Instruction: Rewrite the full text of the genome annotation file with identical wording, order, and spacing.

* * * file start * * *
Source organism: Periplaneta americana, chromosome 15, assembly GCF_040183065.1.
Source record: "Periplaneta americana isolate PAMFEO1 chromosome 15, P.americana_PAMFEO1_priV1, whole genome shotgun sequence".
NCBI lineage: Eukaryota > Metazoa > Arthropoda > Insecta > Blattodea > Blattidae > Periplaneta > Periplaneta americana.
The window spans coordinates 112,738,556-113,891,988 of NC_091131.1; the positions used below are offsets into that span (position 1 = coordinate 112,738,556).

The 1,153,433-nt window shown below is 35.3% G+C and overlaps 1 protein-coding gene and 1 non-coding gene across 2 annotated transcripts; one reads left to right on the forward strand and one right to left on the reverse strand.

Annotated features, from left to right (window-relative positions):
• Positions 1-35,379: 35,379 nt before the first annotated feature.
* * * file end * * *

Source organism: Periplaneta americana, chromosome 15, assembly GCF_040183065.1.
Source record: "Periplaneta americana isolate PAMFEO1 chromosome 15, P.americana_PAMFEO1_priV1, whole genome shotgun sequence".
NCBI lineage: Eukaryota > Metazoa > Arthropoda > Insecta > Blattodea > Blattidae > Periplaneta > Periplaneta americana.
The window spans coordinates 112,738,556-113,891,988 of NC_091131.1; the positions used below are offsets into that span (position 1 = coordinate 112,738,556).

The 1,153,433-nt window shown below is 35.3% G+C and overlaps 1 protein-coding gene and 1 non-coding gene across 2 annotated transcripts; one reads left to right on the forward strand and one right to left on the reverse strand.

Annotated features, from left to right (window-relative positions):
• Positions 1-35,379: 35,379 nt before the first annotated feature.